I stumbled across Paul Walk’s post on breakthroughs a couple of nights ago and meant to have a serious conversation with him during our regular ElPub gathering. Instead I was wearing a silly hat (Facebook login required) and no such conversation happened.
The point he’s picked up on is a good one. Stuff happens when you get together and talk – to quote from someone called Terry Frazier who Paul, er, quotes from in his post:
“Introverts, no matter how smart, rarely make breakthroughs – Breakthroughs do not happen in front of your face. They happen in the connections and gaps and networks that emerge from constant forward action and focus”
This seems to me an important point when trying to shape environments which innovate. Andy Powell from Eduserv (who was also lurking at the pub in a fine pair of virtual shoes) agreed – getting out there in front of peers and competitors was the only way in which thoughts could evolve and grow.
I’d take the point a little further – I reckon introverted ideas don’t go very far either.
One of my major shortfallings is that I have a problem with OPG – an overactive perfection gene. I blogged about this about 5 years ago and drew the graph on left whose asymptoticness (?) illustrates the problem. Voltaire (or Flaubert, depending on who you believe) got there first with the phrase “perfection is the enemy of the good” but I drew a pretty graph so I reckon I at least earn some credibility..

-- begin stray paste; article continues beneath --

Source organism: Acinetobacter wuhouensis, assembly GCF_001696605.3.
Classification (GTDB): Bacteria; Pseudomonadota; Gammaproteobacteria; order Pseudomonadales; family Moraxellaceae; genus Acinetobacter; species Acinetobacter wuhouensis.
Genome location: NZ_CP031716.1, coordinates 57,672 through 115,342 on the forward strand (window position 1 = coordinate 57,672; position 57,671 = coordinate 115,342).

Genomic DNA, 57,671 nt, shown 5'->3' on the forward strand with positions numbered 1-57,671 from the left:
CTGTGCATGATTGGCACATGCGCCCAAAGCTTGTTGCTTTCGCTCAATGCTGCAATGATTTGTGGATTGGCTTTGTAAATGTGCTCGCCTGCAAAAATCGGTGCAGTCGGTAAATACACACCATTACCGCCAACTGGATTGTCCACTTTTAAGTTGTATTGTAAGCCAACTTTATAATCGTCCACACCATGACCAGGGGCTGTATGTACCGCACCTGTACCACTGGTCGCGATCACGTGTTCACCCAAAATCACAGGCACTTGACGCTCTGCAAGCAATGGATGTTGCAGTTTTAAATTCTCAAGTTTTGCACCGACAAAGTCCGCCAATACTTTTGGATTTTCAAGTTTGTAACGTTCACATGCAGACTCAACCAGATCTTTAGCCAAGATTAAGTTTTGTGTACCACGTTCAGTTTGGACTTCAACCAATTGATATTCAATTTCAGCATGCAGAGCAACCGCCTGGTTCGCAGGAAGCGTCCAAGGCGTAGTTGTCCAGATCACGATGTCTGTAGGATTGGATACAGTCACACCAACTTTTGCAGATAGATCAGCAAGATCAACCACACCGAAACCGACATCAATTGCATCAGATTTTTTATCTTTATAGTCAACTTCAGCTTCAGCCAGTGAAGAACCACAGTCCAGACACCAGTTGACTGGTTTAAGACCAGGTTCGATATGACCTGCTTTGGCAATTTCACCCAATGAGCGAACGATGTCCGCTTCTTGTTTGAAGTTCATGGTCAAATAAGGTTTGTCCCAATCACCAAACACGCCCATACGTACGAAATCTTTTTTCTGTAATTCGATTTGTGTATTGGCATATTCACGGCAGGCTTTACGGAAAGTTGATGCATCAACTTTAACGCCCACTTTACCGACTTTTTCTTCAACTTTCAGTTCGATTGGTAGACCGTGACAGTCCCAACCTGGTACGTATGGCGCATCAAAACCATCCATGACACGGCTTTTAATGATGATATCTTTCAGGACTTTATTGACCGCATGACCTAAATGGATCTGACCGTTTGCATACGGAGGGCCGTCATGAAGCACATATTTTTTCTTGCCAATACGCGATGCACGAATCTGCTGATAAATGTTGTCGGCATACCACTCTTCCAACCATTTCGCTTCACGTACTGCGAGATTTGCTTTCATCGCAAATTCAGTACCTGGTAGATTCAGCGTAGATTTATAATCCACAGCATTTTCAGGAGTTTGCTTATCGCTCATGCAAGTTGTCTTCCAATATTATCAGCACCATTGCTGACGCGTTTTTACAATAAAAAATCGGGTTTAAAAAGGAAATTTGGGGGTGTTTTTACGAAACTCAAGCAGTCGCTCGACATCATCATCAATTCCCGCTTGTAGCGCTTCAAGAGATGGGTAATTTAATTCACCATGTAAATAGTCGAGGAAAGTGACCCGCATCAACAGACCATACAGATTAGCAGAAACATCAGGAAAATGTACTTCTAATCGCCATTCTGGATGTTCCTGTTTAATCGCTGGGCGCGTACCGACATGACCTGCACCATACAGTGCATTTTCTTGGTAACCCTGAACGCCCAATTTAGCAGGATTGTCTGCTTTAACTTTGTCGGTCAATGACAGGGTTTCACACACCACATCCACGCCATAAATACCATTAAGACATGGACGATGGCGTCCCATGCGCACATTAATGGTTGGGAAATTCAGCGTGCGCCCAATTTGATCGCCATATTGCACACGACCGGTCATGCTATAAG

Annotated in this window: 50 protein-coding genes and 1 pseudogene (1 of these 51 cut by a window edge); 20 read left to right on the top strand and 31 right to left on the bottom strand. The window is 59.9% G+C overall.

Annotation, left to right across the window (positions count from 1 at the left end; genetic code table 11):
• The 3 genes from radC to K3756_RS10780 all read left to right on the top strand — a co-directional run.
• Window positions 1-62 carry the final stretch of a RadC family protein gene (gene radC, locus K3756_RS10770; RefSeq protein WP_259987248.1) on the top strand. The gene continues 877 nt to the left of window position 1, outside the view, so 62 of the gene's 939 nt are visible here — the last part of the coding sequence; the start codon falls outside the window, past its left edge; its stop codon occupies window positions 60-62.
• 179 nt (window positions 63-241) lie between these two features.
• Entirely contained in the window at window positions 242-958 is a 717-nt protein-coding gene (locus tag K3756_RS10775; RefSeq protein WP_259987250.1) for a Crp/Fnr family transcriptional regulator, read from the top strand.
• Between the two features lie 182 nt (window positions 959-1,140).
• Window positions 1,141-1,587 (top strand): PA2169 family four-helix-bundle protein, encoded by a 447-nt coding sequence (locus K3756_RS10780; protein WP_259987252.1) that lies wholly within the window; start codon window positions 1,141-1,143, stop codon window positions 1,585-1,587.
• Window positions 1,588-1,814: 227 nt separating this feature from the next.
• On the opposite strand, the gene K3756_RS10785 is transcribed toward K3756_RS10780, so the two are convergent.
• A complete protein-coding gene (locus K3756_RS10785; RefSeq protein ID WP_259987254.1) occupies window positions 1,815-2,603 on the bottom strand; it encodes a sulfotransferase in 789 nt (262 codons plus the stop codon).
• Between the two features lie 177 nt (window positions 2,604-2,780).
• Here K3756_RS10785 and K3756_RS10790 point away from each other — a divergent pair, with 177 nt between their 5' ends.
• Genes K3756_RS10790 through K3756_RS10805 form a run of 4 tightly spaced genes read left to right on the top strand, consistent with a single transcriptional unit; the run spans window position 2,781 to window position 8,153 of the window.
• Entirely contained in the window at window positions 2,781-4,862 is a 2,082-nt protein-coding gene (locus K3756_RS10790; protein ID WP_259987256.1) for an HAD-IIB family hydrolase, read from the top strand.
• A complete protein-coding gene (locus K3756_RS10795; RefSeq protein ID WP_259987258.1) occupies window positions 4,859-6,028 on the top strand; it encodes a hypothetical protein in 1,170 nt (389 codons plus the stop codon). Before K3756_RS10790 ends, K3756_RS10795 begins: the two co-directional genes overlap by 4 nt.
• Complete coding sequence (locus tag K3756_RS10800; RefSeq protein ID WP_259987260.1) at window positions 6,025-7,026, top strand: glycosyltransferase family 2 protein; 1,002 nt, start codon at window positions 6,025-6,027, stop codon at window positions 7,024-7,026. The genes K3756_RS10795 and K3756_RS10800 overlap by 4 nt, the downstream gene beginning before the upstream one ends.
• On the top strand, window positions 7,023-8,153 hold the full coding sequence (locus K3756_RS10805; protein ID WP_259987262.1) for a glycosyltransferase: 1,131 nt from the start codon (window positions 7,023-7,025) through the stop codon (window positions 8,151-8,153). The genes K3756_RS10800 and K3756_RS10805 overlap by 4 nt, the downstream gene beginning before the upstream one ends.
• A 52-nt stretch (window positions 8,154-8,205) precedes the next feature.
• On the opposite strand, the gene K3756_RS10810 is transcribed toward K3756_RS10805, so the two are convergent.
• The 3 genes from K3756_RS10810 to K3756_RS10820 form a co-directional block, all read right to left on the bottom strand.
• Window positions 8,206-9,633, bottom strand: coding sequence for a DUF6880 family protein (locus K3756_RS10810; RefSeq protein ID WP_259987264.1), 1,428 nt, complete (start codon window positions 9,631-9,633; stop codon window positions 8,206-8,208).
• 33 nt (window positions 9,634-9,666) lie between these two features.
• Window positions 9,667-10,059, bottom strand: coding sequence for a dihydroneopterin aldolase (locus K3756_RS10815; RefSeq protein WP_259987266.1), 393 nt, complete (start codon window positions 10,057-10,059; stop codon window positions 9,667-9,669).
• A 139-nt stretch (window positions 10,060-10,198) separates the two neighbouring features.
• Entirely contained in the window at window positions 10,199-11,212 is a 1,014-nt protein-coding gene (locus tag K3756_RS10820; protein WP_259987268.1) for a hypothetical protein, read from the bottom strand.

The point is this: you come up with an idea, you tinker, you fiddle, you fix, you draw up a business plan, you dream of word domination. 3 years down the line the thing is still a half formed whotsit on your hard drive / in your desk / on an A4 pad and sweet f/a has actually happened. I’ve got a house and a head full of these swines – perfectly formed, beautifully optimised, wonderfully branded. And going precisely nowhere.
So, what’s the solution? Well, it’s really painful when you’ve got OPG, but force your idea out the door; give it just enough makeup to make it respectable. Make your introverted idea work for itself; get feedback, provide links, test it. You’ll realise before long that:
1. Lots of people have had the idea before. Get over it.
2. If it’s good and people like it, they’ll use it. If it isn’t, it’ll fall on its arse and you’ll learn something.
3. Google probably won’t care how optimised it is when they come knocking. So don’t spend time perfecting – spend time getting a solid user base instead.
This now sounds like a sermon, which it isn’t, more a mantra to keep repeating to myself. After all, I’ve got Stufflinker just sitting there, and IdeaSurface which never really went anywhere…oh, and Moving Words (IE only, never quite got round to the Firefox version) and a bunch of tunes I wrote, and Captionizer and Radish and…
Maybe this is why I think the whole mashup and data freedom thing is important, and why I’m such a big fan of making things happen. It’s better that your ideas are off partying and getting knocked down than just stuck in your head: protected, yes, but also fairly useless.